Home' The Chronicle : Canberra Chronicle 14-10-2014 Contents 17 - Tuesday, October 14, 2014
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BLUE KNOT DAY
There is an estimated 5 million
victims of child abuse in Australia.
Support needed for victims of child abuse
There is an estimated 5 million victims
of child abuse in Australia.
One of those victims is Hannah
She was sexually abused between
the ages of six and 11 by her uncle.
"It happened on my grandparents'
farm,'' she said.
"It didn't click that what actually
happened was abuse.
"When I told my parents they were
They confronted my uncle and my
uncle actually admitted it, which was
But the psychological torment
would continue for more than
Despite strong support from her
parents she would experience severe
episodes of depression and even
A nurse in her 40s now, who has
lived in Canberra for almost two
decades, she said it had only been the
past two or three years that she had
managed to move on from her abuse.
"It is like a scar,'' she said.
"I can see that it is still there but it
doesn't have that power to hurt me any
On October 27 -- Blue Knot Day --
the Adults Surviving Child Abuse will
ask the community to unite in support
of those victims of childhood trauma.
ASCA president Cathy Kezelman
said the Royal Commission into
Institutional Responses to Child
Sexual Abuse had made the
significance of this year's Blue Knot
Day more prominent.
"This year Blue Knot Day will
focus its attention on the education and
training urgently needed for health
professionals and organisations
working with survivors,'' Dr
The organisation is urging people to
host activities at home, at church
gatherings or a company event that
will raise awareness of the problem
and support the victims.
This year's Blue Knot Day official
event will take place at Canberra's
Parliament House on October 27.
For more information about
Blue Knot Day and support
services for child abuse victims
*Hannah Stewart is a pseudonym.
Everyone's job to
lock up properly
in shared housing
Behind the blue line
A security door on an underground car park
which opens at the push of a button is a
convenience that many apartment dwellers in
Canberra take for granted.
However, such is the level of convenience that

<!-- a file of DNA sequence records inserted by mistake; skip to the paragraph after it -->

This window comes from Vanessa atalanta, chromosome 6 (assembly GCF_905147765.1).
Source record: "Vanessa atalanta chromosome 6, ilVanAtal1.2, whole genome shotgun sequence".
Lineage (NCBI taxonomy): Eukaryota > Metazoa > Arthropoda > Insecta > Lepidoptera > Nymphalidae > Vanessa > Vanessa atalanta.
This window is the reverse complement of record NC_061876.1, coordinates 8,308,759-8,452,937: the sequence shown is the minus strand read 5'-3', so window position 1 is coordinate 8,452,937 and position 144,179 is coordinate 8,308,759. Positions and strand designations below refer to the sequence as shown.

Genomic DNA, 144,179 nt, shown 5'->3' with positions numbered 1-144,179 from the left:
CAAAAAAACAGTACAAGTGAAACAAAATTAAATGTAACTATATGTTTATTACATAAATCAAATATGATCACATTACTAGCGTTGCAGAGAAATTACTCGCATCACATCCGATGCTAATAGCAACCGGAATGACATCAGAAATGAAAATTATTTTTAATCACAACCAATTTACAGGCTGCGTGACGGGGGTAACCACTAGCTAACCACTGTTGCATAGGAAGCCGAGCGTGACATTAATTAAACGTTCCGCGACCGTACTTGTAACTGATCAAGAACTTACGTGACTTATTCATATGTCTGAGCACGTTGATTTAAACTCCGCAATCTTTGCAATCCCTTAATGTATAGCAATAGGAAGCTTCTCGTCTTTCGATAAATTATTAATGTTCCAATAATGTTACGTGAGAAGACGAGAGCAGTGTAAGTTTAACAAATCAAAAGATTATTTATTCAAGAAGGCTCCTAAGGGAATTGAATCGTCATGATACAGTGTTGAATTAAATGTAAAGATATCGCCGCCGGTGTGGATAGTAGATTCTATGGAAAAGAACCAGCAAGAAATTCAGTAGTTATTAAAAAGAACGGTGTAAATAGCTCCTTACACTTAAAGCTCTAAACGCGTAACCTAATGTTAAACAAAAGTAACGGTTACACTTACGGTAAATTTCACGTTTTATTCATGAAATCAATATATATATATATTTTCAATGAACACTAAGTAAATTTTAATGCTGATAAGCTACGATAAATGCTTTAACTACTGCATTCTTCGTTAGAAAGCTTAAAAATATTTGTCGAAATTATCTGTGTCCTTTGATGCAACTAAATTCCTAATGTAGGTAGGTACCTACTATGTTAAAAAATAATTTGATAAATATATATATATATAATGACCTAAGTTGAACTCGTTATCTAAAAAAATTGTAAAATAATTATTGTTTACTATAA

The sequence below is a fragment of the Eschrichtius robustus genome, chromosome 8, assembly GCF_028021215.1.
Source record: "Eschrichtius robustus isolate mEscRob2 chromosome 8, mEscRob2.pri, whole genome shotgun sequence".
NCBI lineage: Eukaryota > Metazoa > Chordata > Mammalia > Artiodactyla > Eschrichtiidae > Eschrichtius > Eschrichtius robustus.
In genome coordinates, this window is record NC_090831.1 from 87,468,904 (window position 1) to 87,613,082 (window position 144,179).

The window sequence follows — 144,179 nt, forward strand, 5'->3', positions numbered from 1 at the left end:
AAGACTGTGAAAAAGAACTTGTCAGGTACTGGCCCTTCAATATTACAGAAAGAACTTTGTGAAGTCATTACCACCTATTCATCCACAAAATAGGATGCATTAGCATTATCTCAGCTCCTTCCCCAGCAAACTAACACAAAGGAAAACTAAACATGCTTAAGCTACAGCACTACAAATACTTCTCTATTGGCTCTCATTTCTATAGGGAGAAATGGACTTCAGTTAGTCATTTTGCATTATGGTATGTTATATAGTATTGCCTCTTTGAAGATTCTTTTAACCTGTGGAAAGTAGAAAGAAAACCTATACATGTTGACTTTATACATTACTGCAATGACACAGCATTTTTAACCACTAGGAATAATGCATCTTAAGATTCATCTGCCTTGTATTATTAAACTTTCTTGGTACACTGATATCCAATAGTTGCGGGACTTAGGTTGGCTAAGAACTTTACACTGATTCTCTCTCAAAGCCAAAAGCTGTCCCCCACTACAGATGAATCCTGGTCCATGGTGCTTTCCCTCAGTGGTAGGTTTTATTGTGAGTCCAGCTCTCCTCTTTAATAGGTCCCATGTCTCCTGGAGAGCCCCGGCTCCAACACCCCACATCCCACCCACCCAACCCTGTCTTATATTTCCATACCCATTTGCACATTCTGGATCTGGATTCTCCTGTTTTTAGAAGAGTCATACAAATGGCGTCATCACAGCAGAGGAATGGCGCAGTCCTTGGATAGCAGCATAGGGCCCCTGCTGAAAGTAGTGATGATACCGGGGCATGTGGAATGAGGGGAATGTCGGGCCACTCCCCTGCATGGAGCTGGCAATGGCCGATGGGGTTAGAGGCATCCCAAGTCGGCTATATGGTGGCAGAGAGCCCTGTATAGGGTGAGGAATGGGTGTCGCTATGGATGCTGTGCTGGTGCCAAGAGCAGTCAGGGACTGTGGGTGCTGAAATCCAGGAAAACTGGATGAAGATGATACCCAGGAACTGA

unfortunately some residents are less inclined to
follow some simple rules to ensure they help
protect their own property, and that of everyone
else in the building complex.
One of the often-forgotten elements of living
within a shared building complex is that
everyone in the building contributes to the safety
and security of the other residents. There is a
shared responsibility in choosing to live in this
This responsibility extends to how every
resident uses shared parts of the building,
including the underground car parks.
Burglaries within underground car parks --
including vehicles and individual storage bays --
is an issue which, like most crime types, arises
intermittently within Canberra. There was
increased incidence mid-year, and a slight rise in
this crime type has been detected again,
particularly within Canberra's inner suburbs.
Burglary from underground car parks is
preventable, and an easy remedy -- or at least,
one which makes it more difficult for offenders
-- is available.
Patience and vigilance by those who use the
car park is the basic key to enhanced security.
Offenders usually take advantage of residents
coming and going, and failing to wait for the
security gate to completely close the door, in
order to gain easy entry.
When entering or leaving the car park, those
extra 10-20 seconds it takes for the security gate
to seal are vital. While waiting for the gate,
residents should keep watch for any suspicious
activity around them.
If you see someone entering as the security
gate opens or closes and you don't recognise
them, then you have every right to question
whether they have a valid reason to do so. Or if
you are not confident in doing so, call Police
Operations immediately on 131 444 and report
it. Similarly, if you are using your residential car
park and see people there acting suspiciously,
then report it.
Having good quality CCTV cameras around
an apartment complex -- some overt and some
less obvious -- are very useful to any police
investigation, as are other measures, such as
keeping all building entries and exits clear of
trees and shrubs where burglars may hide.
Once inside a secure car park, offenders will
look to steal anything valuable they can find
inside, including house keys or electronic swipe
cards which they can use to access the same
Storage areas are also targeted by offenders,
with recreational equipment such as bikes stolen.
A good defence against burglary and theft is to
treat any underground car park the same as if it
was public and open. In other words, secure your
car properly, hide any items which may be
tempting to thieves, and make sure you remove
any swipe cards or security keys from your
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